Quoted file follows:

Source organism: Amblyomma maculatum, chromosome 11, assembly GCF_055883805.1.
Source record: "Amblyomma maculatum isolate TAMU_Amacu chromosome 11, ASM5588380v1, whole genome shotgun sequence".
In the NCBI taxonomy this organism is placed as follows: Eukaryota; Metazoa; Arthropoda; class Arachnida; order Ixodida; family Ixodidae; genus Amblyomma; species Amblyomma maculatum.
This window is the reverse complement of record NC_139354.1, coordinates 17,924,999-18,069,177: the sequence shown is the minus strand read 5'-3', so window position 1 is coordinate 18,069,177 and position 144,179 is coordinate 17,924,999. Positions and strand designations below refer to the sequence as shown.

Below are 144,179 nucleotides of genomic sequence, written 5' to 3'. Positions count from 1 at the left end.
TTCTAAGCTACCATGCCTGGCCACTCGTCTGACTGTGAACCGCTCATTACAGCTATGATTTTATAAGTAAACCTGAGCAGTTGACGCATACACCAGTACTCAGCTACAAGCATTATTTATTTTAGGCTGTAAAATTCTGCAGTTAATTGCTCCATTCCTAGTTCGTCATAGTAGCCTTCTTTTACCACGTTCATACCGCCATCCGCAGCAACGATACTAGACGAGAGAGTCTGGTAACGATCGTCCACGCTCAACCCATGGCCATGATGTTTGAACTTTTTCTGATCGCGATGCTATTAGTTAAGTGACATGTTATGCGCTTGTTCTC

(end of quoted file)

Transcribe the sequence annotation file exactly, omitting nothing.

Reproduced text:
Source organism: Amblyomma maculatum, chromosome 11, assembly GCF_055883805.1.
Source record: "Amblyomma maculatum isolate TAMU_Amacu chromosome 11, ASM5588380v1, whole genome shotgun sequence".
In the NCBI taxonomy this organism is placed as follows: Eukaryota; Metazoa; Arthropoda; class Arachnida; order Ixodida; family Ixodidae; genus Amblyomma; species Amblyomma maculatum.
This window is the reverse complement of record NC_139354.1, coordinates 17,924,999-18,069,177: the sequence shown is the minus strand read 5'-3', so window position 1 is coordinate 18,069,177 and position 144,179 is coordinate 17,924,999. Positions and strand designations below refer to the sequence as shown.

Below are 144,179 nucleotides of genomic sequence, written 5' to 3'. Positions count from 1 at the left end.
TTCTAAGCTACCATGCCTGGCCACTCGTCTGACTGTGAACCGCTCATTACAGCTATGATTTTATAAGTAAACCTGAGCAGTTGACGCATACACCAGTACTCAGCTACAAGCATTATTTATTTTAGGCTGTAAAATTCTGCAGTTAATTGCTCCATTCCTAGTTCGTCATAGTAGCCTTCTTTTACCACGTTCATACCGCCATCCGCAGCAACGATACTAGACGAGAGAGTCTGGTAACGATCGTCCACGCTCAACCCATGGCCATGATGTTTGAACTTTTTCTGATCGCGATGCTATTAGTTAAGTGACATGTTATGCGCTTGTTCTC